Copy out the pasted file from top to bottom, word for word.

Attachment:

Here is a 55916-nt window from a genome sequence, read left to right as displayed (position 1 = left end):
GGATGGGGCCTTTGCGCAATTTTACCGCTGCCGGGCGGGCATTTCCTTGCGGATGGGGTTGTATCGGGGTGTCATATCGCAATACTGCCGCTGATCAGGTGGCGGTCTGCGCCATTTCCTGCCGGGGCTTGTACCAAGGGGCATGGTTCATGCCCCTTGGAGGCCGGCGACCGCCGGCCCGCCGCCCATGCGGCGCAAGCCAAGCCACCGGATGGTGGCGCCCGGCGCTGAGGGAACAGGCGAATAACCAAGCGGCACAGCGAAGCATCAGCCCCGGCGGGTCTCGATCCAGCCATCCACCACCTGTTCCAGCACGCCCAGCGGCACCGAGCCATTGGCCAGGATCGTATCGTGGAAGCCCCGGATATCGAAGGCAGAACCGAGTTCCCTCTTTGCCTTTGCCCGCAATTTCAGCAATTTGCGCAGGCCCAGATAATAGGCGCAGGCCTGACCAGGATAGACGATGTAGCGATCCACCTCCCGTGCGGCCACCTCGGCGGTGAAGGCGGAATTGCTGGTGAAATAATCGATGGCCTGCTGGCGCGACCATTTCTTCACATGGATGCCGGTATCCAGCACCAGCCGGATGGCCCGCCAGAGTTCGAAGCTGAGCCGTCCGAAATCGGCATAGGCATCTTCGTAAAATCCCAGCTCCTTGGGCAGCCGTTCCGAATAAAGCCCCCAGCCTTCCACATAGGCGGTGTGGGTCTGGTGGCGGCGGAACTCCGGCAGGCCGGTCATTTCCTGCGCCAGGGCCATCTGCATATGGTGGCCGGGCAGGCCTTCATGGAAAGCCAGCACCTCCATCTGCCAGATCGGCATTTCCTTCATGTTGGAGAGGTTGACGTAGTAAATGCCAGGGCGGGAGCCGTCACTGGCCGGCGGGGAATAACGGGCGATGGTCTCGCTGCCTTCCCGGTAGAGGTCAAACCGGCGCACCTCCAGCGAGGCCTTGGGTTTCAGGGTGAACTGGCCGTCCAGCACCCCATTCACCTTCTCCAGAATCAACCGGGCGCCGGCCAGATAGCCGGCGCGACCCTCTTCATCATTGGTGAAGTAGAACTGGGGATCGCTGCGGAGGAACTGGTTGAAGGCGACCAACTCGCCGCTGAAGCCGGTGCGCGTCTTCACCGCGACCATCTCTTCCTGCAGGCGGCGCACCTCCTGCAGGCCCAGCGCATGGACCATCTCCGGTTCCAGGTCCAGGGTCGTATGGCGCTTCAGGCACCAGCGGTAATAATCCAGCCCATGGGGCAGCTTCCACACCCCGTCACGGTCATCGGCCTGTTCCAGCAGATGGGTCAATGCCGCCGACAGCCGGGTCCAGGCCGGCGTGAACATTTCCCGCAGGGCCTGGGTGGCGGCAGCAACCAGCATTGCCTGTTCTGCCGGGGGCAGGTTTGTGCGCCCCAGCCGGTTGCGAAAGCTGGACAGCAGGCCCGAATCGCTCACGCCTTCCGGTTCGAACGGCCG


Here is a 55916-nt window from a genome sequence, read left to right as displayed (position 1 = left end):
GGATGGGGCCTTTGCGCAATTTTACCGCTGCCGGGCGGGCATTTCCTTGCGGATGGGGTTGTATCGGGGTGTCATATCGCAATACTGCCGCTGATCAGGTGGCGGTCTGCGCCATTTCCTGCCGGGGCTTGTACCAAGGGGCATGGTTCATGCCCCTTGGAGGCCGGCGACCGCCGGCCCGCCGCCCATGCGGCGCAAGCCAAGCCACCGGATGGTGGCGCCCGGCGCTGAGGGAACAGGCGAATAACCAAGCGGCACAGCGAAGCATCAGCCCCGGCGGGTCTCGATCCAGCCATCCACCACCTGTTCCAGCACGCCCAGCGGCACCGAGCCATTGGCCAGGATCGTATCGTGGAAGCCCCGGATATCGAAGGCAGAACCGAGTTCCCTCTTTGCCTTTGCCCGCAATTTCAGCAATTTGCGCAGGCCCAGATAATAGGCGCAGGCCTGACCAGGATAGACGATGTAGCGATCCACCTCCCGTGCGGCCACCTCGGCGGTGAAGGCGGAATTGCTGGTGAAATAATCGATGGCCTGCTGGCGCGACCATTTCTTCACATGGATGCCGGTATCCAGCACCAGCCGGATGGCCCGCCAGAGTTCGAAGCTGAGCCGTCCGAAATCGGCATAGGCATCTTCGTAAAATCCCAGCTCCTTGGGCAGCCGTTCCGAATAAAGCCCCCAGCCTTCCACATAGGCGGTGTGGGTCTGGTGGCGGCGGAACTCCGGCAGGCCGGTCATTTCCTGCGCCAGGGCCATCTGCATATGGTGGCCGGGCAGGCCTTCATGGAAAGCCAGCACCTCCATCTGCCAGATCGGCATTTCCTTCATGTTGGAGAGGTTGACGTAGTAAATGCCAGGGCGGGAGCCGTCACTGGCCGGCGGGGAATAACGGGCGATGGTCTCGCTGCCTTCCCGGTAGAGGTCAAACCGGCGCACCTCCAGCGAGGCCTTGGGTTTCAGGGTGAACTGGCCGTCCAGCACCCCATTCACCTTCTCCAGAATCAACCGGGCGCCGGCCAGATAGCCGGCGCGACCCTCTTCATCATTGGTGAAGTAGAACTGGGGATCGCTGCGGAGGAACTGGTTGAAGGCGACCAACTCGCCGCTGAAGCCGGTGCGCGTCTTCACCGCGACCATCTCTTCCTGCAGGCGGCGCACCTCCTGCAGGCCCAGCGCATGGACCATCTCCGGTTCCAGGTCCAGGGTCGTATGGCGCTTCAGGCACCAGCGGTAATAATCCAGCCCATGGGGCAGCTTCCACACCCCGTCACGGTCATCGGCCTGTTCCAGCAGATGGGTCAATGCCGCCGACAGCCGGGTCCAGGCCGGCGTGAACATTTCCCGCAGGGCCTGGGTGGCGGCAGCAACCAGCATTGCCTGTTCTGCCGGGGGCAGGTTTGTGCGCCCCAGCCGGTTGCGAAAGCTGGACAGCAGGCCCGAATCGCTCACGCCTTCCGGTTCGAACGGCCG